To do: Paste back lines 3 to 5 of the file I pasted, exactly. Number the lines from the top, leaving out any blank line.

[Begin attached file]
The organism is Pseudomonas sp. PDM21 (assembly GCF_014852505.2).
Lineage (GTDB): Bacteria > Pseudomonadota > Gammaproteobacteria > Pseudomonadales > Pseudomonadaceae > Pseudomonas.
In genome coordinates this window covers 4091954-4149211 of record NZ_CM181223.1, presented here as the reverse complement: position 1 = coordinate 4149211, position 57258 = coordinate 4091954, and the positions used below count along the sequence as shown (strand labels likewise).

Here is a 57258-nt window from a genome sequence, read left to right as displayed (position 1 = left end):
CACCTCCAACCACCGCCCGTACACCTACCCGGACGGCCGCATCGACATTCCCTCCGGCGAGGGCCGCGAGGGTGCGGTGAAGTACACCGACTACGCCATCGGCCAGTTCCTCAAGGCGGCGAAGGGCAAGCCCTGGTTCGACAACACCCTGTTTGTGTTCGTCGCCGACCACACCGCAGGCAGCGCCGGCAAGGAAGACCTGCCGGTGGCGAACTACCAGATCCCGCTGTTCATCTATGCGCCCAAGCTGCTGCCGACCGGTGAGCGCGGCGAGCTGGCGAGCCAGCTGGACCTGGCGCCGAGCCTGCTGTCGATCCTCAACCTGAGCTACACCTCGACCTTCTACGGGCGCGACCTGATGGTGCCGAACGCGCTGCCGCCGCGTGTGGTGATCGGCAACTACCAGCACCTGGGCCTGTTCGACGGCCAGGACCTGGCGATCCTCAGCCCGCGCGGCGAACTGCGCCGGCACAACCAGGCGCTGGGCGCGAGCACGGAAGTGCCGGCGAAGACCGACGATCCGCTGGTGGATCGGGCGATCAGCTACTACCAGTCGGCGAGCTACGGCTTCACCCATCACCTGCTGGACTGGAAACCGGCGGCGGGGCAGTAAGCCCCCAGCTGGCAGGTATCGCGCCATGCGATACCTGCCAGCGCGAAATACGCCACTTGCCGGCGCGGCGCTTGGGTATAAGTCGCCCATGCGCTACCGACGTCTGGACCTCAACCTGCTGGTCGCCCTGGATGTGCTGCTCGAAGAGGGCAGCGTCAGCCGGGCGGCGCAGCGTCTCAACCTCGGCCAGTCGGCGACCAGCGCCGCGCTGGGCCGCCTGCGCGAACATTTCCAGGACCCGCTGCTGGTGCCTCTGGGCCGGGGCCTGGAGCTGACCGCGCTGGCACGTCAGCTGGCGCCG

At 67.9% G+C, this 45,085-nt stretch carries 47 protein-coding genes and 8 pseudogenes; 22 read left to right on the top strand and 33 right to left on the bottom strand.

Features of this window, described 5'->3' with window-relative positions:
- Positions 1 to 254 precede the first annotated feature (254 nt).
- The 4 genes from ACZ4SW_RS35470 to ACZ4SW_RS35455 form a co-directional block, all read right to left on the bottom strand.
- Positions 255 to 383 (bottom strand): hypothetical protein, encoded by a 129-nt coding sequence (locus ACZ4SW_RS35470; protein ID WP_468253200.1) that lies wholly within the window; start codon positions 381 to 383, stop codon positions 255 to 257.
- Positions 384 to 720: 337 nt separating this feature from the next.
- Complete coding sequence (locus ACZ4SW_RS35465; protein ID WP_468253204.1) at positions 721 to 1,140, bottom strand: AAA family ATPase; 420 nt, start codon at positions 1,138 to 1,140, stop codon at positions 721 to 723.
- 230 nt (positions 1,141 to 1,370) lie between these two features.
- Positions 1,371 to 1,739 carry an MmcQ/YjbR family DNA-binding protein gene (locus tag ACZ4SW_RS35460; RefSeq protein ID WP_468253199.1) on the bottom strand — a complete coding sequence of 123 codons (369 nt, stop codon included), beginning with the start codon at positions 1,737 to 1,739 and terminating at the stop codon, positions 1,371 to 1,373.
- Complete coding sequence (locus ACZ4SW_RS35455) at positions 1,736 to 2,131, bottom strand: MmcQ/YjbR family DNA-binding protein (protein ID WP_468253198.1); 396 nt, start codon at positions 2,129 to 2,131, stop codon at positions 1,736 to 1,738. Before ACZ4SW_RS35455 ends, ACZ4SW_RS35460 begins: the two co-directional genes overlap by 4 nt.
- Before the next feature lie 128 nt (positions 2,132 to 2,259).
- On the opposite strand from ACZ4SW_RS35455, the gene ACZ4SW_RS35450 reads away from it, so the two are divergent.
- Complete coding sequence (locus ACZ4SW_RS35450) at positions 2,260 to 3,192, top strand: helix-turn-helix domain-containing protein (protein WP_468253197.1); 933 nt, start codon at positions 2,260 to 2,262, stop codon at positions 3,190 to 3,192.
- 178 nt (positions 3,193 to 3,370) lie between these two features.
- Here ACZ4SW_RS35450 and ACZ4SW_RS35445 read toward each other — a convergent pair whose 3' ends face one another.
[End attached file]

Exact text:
In genome coordinates this window covers 4091954-4149211 of record NZ_CM181223.1, presented here as the reverse complement: position 1 = coordinate 4149211, position 57258 = coordinate 4091954, and the positions used below count along the sequence as shown (strand labels likewise).

Here is a 57258-nt window from a genome sequence, read left to right as displayed (position 1 = left end):
CACCTCCAACCACCGCCCGTACACCTACCCGGACGGCCGCATCGACATTCCCTCCGGCGAGGGCCGCGAGGGTGCGGTGAAGTACACCGACTACGCCATCGGCCAGTTCCTCAAGGCGGCGAAGGGCAAGCCCTGGTTCGACAACACCCTGTTTGTGTTCGTCGCCGACCACACCGCAGGCAGCGCCGGCAAGGAAGACCTGCCGGTGGCGAACTACCAGATCCCGCTGTTCATCTATGCGCCCAAGCTGCTGCCGACCGGTGAGCGCGGCGAGCTGGCGAGCCAGCTGGACCTGGCGCCGAGCCTGCTGTCGATCCTCAACCTGAGCTACACCTCGACCTTCTACGGGCGCGACCTGATGGTGCCGAACGCGCTGCCGCCGCGTGTGGTGATCGGCAACTACCAGCACCTGGGCCTGTTCGACGGCCAGGACCTGGCGATCCTCAGCCCGCGCGGCGAACTGCGCCGGCACAACCAGGCGCTGGGCGCGAGCACGGAAGTGCCGGCGAAGACCGACGATCCGCTGGTGGATCGGGCGATCAGCTACTACCAGTCGGCGAGCTACGGCTTCACCCATCACCTGCTGGACTGGAAACCGGCGGCGGGGCAGTAAGCCCCCAGCTGGCAGGTATCGCGCCATGCGATACCTGCCAGCGCGAAATACGCCACTTGCCGGCGCGGCGCTTGGGTATAAGTCGCCCATGCGCTACCGACGTCTGGACCTCAACCTGCTGGTCGCCCTGGATGTGCTGCTCGAAGAGGGCAGCGTCAGCCGGGCGGCGCAGCGTCTCAACCTCGGCCAGTCGGCGACCAGCGCCGCGCTGGGCCGCCTGCGCGAACATTTCCAGGACCCGCTGCTGGTGCCTCTGGGCCGGGGCCTGGAGCTGACCGCGCTGGCACGTCAGCTGGCGCCG